{%Pragmatic Coding%} Tips and tricks for software developers.

18Dec/120

What’s new in reflection for .NET 4.5

.NET 4.5 has some changes to the System.Reflection. The most significant is that the Type is now separated into two classes: Type and TypeInfo. TypeInfo object keeps a complete definition, and the Type now keeps only general information. If you use the reflection from your desktop or web applications for NET 4.5, then the old API is still available too, along with new reflections. Today I will focus on how to use some of the main features of the new API. 

Type overview and TypeInfo

Type class provides an overview of the structure of the object.TypeInfo is a complete definition of the object, including its relationship with the parent and inherited classes. Moreover, API Type class has been updated and now returns in the form of a collection of typed IEnumerable, but not like before - arrays. In the case of large and complex assemblies it can read the value of the results of reflection on one, and also simplifies the use of metadata types with LINQ.Windows Store applications only have access to these new IEnumerable collections.

Changes of API Class Type

Let's look at some of the metadata that can be obtained without the use of Type TypeInfo, and then dive into the API TypeInfo. API Type class allows to obtain general information about types. This means that you can get metadata such as name, namespace, the full name, module, and so on. This is done through the same API as in. NET 4.0. For example, to get the full name and namespace of a certain type, you can do the following:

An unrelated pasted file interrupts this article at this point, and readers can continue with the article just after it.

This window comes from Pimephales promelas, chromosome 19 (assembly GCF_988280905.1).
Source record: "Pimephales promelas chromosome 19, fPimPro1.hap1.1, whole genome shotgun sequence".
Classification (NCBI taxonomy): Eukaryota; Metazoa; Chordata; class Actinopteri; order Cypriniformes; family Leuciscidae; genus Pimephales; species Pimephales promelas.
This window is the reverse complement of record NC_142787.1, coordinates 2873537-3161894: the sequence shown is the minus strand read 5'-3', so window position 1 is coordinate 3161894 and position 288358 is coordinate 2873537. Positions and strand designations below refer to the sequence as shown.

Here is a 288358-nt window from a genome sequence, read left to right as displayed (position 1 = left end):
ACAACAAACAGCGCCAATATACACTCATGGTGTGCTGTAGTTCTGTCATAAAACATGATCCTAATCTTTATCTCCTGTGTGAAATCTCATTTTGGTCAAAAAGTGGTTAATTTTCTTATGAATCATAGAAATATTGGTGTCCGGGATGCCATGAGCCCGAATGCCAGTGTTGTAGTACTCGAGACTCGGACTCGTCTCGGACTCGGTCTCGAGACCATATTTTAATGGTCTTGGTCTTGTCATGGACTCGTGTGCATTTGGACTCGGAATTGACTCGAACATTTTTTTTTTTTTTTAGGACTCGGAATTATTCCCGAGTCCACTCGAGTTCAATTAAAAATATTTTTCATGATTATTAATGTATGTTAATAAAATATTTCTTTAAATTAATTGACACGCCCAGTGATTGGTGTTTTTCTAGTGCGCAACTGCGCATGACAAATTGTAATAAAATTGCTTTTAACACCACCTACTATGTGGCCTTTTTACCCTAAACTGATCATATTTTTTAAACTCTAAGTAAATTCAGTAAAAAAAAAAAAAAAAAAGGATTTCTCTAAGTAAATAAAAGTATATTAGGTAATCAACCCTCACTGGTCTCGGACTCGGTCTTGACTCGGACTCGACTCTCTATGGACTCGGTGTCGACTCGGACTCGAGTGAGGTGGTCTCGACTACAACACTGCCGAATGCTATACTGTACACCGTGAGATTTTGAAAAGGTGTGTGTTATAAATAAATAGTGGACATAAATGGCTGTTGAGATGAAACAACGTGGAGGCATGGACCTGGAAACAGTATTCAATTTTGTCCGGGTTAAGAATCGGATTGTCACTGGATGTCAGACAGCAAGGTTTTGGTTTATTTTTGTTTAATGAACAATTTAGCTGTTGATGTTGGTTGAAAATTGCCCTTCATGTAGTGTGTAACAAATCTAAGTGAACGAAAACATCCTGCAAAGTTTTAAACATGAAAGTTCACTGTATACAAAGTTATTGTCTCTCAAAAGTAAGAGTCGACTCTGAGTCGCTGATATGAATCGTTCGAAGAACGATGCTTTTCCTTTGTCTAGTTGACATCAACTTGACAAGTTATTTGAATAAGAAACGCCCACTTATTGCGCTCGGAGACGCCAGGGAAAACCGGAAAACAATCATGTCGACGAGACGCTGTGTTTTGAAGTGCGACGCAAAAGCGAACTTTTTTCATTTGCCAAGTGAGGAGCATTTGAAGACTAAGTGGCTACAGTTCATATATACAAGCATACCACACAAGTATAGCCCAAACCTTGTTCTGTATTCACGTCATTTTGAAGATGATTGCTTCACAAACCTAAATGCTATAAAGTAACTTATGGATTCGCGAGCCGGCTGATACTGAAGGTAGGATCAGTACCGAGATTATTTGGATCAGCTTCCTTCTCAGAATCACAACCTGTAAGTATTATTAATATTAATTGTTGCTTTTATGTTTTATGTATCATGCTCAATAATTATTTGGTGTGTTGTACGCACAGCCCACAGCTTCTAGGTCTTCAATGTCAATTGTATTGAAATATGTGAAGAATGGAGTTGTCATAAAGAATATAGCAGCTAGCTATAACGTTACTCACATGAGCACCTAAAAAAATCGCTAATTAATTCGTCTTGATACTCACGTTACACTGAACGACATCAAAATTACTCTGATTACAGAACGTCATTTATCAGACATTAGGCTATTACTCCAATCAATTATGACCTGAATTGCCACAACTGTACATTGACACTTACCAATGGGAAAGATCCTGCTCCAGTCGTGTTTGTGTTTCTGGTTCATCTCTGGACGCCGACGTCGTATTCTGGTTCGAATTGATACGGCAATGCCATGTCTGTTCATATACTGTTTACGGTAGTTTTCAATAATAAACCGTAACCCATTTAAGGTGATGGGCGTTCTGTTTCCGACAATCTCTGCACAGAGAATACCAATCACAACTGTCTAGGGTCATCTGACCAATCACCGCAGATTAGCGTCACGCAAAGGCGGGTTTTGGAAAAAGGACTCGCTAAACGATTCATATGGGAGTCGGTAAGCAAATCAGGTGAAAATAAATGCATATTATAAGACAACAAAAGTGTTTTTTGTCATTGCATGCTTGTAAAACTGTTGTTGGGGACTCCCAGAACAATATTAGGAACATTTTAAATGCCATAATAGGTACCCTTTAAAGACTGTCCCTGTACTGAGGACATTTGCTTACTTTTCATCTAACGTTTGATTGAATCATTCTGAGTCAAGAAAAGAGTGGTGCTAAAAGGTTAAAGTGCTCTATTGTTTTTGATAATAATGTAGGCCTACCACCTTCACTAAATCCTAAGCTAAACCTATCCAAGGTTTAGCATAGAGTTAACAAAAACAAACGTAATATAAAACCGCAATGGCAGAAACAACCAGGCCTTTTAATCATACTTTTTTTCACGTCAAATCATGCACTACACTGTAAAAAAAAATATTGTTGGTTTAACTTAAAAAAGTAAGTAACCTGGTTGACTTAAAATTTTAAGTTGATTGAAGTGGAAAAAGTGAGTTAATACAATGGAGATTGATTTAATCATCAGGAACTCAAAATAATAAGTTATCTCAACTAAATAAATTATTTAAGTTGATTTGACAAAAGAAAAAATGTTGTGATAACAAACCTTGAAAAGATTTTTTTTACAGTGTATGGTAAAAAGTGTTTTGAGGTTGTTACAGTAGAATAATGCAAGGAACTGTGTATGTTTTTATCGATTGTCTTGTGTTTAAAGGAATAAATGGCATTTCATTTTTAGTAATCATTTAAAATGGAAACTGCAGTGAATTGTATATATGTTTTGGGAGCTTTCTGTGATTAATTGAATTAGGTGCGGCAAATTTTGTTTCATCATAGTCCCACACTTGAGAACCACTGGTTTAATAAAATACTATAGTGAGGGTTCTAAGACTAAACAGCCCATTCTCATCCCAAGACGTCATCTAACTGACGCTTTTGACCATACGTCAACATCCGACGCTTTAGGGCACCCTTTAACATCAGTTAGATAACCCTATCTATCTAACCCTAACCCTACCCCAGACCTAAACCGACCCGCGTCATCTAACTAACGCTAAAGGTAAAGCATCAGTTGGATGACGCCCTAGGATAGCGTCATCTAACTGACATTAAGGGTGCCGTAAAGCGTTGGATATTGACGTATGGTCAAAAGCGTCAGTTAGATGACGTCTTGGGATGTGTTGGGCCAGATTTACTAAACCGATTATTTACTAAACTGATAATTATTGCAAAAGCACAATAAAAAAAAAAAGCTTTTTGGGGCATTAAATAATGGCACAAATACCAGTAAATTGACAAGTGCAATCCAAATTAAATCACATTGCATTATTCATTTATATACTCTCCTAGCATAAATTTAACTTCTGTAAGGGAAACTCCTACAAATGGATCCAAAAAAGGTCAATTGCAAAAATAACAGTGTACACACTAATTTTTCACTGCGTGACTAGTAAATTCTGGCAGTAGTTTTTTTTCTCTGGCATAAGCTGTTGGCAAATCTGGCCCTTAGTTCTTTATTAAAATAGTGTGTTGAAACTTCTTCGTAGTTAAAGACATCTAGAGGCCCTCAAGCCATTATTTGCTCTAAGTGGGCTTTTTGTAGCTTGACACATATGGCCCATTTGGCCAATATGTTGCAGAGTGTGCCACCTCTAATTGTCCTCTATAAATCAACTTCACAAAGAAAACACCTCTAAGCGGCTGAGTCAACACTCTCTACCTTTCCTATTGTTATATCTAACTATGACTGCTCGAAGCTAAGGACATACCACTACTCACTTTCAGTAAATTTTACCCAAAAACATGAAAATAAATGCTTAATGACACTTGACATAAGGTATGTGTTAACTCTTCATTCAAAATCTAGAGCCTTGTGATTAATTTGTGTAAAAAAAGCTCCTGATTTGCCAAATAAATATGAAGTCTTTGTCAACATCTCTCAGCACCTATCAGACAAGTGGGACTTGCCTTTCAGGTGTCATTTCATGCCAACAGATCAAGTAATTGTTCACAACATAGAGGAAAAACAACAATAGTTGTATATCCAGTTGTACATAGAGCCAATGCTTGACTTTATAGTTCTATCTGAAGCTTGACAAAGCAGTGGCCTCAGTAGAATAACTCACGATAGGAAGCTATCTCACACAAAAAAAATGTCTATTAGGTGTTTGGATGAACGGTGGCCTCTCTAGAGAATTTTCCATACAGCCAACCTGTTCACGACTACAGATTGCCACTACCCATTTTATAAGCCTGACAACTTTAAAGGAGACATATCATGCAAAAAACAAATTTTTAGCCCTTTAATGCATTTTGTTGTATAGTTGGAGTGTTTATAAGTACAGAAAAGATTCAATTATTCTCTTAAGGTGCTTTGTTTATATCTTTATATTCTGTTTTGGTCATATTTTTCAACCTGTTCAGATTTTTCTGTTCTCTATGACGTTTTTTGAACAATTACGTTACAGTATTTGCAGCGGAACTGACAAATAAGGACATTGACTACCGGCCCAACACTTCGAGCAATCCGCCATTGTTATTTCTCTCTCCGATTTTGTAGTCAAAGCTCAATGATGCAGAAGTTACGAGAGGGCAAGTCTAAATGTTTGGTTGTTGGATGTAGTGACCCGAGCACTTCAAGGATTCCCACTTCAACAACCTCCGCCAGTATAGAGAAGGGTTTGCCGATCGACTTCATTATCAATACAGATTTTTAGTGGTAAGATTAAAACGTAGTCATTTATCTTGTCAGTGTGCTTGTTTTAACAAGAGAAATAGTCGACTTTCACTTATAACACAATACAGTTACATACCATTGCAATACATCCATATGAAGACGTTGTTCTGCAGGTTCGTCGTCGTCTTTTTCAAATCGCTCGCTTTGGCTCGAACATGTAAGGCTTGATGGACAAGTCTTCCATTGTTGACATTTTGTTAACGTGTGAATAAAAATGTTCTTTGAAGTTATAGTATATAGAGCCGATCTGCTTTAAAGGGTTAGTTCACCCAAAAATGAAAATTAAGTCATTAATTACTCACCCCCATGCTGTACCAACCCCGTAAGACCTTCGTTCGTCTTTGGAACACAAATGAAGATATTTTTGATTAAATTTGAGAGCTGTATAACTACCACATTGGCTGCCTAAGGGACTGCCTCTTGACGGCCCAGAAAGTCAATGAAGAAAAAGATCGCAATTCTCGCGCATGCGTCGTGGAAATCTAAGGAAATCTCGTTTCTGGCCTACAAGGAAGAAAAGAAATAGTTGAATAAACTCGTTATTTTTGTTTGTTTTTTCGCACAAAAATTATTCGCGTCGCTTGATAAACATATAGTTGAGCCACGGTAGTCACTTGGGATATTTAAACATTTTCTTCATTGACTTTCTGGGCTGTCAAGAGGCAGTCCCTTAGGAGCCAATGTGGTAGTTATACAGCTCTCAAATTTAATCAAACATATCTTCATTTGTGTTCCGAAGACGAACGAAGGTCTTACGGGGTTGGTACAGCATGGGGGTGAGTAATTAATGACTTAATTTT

API TypeInfo

As you can see, Type provides an overview of the structure of the class. If you want to dive a little deeper, you can use the new API class TypeInfo. TypeInfo value you can get from Type calling its GetTypeInfo (). Take, for example, the class Person, which contains the name of the properties (FirstName), name (LastName), Modified event and a method Save:

Lets suppose you want to know what properties, methods and events defined in the class Person. This can be easily obtained from the TypeInfo with its properties DeclaredProperties, DeclaredMethods and DeclaredProperties:

Another common problem is a need to find all types within the assembly using reflection. With the updated API System.Reflection, the Assembly class now returns TypeInfo collection instead of an array Type. For example, to get all the types defined in the executing assembly, you can use the property TypeInfo.Assembly, and then read the property on the resulting object DefinedTypes Assembly:

To get a better idea of ​​the new API System.Reflection, let's create a sample application that retrieves a list of all types in the executable assembly. And when we choose the type, we will display the name, full name, properties, methods and events.

Create an application

To begin, create a new C # Windows Store application and add class to Person, as we described earlier. The next step, open the MainPage.xaml and add there next code as the root of Grid.

Now let's update the MainPage class so that he compiled a list of the types defined in the executable assembly.First add using System.Reflection to the top of the file. Then update method OnNavigateTo , it will receive types derived from the application assembly and tied them to the list MyDefinedTypes :

Now all we have to do is to link the event SelectionChanged element MyDefinedTypes handler, which will show the selected TypeInfo Panel TypeInfoDetails :

Finally your MainPage class should looks like this:

Conlusion

Congratulations! Our application is now ready and the following output at run time:

As you can see, there are quite significant changes in the API class Type. This is especially important if you are upgrading from previous versions of .NET and want to create Windows Store application, which is available only in the new API. This API is also available in regular desktop and Web applications. NET 4.5, as well as projects Portable Class Library. I believe that the new API was cleaner due to of using IEnumerable instead of arrays, as well as the separation of general and detailed reflection on two classes: Type and TypeInfo.

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